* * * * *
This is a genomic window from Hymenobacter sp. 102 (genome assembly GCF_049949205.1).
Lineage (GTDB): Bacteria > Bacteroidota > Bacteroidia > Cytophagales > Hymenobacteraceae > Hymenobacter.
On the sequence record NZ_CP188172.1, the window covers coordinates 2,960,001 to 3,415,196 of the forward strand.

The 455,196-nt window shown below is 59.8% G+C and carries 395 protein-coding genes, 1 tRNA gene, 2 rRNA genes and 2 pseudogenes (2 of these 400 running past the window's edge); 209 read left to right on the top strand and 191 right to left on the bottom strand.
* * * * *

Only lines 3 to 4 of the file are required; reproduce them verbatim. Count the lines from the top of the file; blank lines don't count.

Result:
On the sequence record NZ_CP188172.1, the window covers coordinates 2,960,001 to 3,415,196 of the forward strand.

The 455,196-nt window shown below is 59.8% G+C and carries 395 protein-coding genes, 1 tRNA gene, 2 rRNA genes and 2 pseudogenes (2 of these 400 running past the window's edge); 209 read left to right on the top strand and 191 right to left on the bottom strand.